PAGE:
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B’nai Brith Canada Representatives Testify on Terrorism Overhaul

B’nai Brith Canada’s Michael Mostyn and David Matas testifying at the Standing Committee on Public Safety and National Security on Feb. 9, 2018.

Feb. 8, 2018

By Aidan Fishman
Interim National Director of the League for Human Rights
B’nai Brith Canada

OTTAWA B’nai Brith Canada representatives Michael Mostyn (Chief Executive Officer) and David Matas (Senior Legal Counsel) testified before the Standing Committee on Public Safety and National Security Thursday regarding Bill C-59, an act that would alter Canada’s approach to combating terrorism.

Mostyn and Matas expressed concern about the proposed removal of Section 83.221(1)  the Criminal Code, which currently prohibits advocating or promoting the commission of terrorism offences. Bill C-59, as it stands, would replace this with a narrower ban on “counseling” acts of terrorism.

“We accept that the right to freedom of expression is an important consideration,” Mostyn said. “But the right of potential victims to be free from terrorism and the threat of terrorism must be the greater priority.”

The Minister of Public Safety and Emergency Preparedness, the Honourable Ralph Goodale, has noted that no prosecutions have been brought under Section 83.221(1) since its introduction in 2015. B’nai Brith shares this concern, but believes that the correct approach is to learn from Canada’s global anti-terrorism partners, and to give law enforcement the training and tools necessary to enforce this critical provision, rather than abolishing it.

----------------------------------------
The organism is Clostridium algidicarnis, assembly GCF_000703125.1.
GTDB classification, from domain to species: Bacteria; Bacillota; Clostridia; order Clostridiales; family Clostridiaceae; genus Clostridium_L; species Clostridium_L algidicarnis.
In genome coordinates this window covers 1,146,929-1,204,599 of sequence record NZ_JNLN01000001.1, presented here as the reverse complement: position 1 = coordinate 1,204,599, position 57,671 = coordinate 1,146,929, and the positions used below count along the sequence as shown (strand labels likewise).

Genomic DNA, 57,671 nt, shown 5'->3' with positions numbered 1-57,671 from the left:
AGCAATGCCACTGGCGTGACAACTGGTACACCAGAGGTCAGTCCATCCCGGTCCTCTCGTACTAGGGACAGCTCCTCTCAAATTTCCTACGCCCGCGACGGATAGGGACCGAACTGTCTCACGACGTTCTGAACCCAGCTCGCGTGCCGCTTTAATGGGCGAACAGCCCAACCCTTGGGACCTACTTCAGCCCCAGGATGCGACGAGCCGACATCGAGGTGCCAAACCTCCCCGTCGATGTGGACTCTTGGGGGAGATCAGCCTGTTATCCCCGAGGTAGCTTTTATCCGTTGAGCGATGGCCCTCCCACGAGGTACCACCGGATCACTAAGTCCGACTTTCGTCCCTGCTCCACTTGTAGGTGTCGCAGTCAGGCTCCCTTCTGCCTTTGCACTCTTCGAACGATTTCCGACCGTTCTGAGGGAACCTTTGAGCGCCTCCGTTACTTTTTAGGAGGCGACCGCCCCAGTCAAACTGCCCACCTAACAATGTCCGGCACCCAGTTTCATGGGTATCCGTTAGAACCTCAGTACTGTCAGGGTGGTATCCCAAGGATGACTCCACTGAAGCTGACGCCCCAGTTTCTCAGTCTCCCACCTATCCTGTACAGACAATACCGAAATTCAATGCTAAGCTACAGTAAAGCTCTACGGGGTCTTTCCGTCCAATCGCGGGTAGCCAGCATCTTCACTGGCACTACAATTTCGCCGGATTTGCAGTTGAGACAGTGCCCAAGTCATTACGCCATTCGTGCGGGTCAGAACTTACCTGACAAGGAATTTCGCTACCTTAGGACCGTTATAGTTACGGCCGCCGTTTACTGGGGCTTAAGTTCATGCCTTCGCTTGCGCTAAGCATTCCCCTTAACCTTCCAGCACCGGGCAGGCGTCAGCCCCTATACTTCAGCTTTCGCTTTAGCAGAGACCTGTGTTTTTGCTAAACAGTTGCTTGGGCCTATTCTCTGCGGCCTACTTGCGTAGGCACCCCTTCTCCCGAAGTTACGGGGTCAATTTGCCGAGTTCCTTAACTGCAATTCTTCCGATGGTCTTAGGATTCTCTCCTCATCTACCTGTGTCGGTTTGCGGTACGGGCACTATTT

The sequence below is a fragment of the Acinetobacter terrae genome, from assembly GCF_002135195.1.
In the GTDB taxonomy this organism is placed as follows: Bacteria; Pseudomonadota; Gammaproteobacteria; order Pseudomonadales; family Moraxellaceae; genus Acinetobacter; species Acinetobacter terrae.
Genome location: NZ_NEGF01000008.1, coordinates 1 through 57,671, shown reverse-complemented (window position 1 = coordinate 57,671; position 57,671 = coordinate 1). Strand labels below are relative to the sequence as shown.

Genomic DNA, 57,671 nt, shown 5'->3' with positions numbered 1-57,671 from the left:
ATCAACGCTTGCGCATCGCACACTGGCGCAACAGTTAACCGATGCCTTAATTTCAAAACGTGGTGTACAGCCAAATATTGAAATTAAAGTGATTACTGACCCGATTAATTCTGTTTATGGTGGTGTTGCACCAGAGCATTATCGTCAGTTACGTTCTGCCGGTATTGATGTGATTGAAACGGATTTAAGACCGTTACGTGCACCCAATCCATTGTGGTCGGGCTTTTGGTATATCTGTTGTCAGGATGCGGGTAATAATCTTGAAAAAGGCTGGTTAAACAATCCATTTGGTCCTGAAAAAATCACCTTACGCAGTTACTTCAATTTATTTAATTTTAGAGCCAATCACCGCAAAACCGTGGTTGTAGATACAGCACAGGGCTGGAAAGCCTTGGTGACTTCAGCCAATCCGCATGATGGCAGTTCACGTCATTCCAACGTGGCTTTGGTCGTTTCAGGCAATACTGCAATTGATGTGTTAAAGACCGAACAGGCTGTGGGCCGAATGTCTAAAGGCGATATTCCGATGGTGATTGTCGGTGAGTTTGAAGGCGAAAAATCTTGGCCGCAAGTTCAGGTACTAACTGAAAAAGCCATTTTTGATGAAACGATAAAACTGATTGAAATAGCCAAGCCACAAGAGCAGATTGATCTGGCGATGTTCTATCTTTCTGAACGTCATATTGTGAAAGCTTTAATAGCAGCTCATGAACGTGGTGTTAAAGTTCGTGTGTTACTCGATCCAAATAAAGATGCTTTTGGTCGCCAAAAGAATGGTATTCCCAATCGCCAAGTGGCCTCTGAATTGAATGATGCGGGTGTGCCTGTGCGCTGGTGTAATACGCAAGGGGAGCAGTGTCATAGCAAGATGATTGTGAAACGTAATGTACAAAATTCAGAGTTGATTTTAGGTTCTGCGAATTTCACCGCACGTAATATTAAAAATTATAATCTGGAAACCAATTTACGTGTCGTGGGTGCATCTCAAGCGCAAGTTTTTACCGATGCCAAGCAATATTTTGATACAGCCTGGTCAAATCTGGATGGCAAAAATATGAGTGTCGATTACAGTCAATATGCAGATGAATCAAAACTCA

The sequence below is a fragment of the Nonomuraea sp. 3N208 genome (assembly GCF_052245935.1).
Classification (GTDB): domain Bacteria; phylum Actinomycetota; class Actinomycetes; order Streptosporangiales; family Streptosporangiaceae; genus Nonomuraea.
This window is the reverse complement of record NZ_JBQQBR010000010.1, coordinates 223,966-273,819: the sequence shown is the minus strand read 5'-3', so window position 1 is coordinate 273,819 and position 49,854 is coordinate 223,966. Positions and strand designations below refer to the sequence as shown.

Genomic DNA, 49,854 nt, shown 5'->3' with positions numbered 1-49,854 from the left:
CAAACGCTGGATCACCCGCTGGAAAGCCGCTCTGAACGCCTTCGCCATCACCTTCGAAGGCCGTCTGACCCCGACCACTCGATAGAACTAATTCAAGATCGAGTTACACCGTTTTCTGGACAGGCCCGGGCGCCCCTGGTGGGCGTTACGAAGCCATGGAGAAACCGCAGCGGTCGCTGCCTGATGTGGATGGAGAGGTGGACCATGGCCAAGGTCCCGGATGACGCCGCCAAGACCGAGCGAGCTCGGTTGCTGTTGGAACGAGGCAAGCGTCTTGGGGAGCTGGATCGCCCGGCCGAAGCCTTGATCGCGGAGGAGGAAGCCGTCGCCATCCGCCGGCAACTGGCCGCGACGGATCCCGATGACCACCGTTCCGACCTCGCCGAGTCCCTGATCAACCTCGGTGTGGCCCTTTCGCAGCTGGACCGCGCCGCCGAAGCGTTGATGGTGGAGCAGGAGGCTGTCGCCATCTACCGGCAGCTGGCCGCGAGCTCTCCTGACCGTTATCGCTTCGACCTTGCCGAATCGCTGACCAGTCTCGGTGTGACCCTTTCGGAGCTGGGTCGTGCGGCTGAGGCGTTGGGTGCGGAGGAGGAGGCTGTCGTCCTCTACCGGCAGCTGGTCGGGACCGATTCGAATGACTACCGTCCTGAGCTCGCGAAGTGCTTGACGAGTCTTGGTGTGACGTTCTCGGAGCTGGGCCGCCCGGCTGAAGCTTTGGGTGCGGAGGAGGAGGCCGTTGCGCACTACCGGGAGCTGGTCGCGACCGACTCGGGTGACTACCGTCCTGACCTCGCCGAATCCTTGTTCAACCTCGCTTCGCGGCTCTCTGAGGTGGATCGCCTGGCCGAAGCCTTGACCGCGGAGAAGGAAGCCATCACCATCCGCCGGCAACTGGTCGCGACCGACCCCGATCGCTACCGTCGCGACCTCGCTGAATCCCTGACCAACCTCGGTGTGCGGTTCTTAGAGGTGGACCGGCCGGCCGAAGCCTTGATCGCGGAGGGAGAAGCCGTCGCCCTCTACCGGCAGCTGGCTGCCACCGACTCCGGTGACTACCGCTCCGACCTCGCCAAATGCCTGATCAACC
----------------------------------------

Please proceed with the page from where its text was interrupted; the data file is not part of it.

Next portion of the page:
“The Minister has identified a real problem – failure of prosecutions under the existing law despite the multiplicity of apparent violations… The prosecution of incitement to terrorism, within Crown investigation and prosecution offices, needs to be given a higher priority. There needs to be more resources, more expertise, and more training, Matas explained.

Full copies of B’nai Brith’s testimony before the Standing Committee can be made available upon request.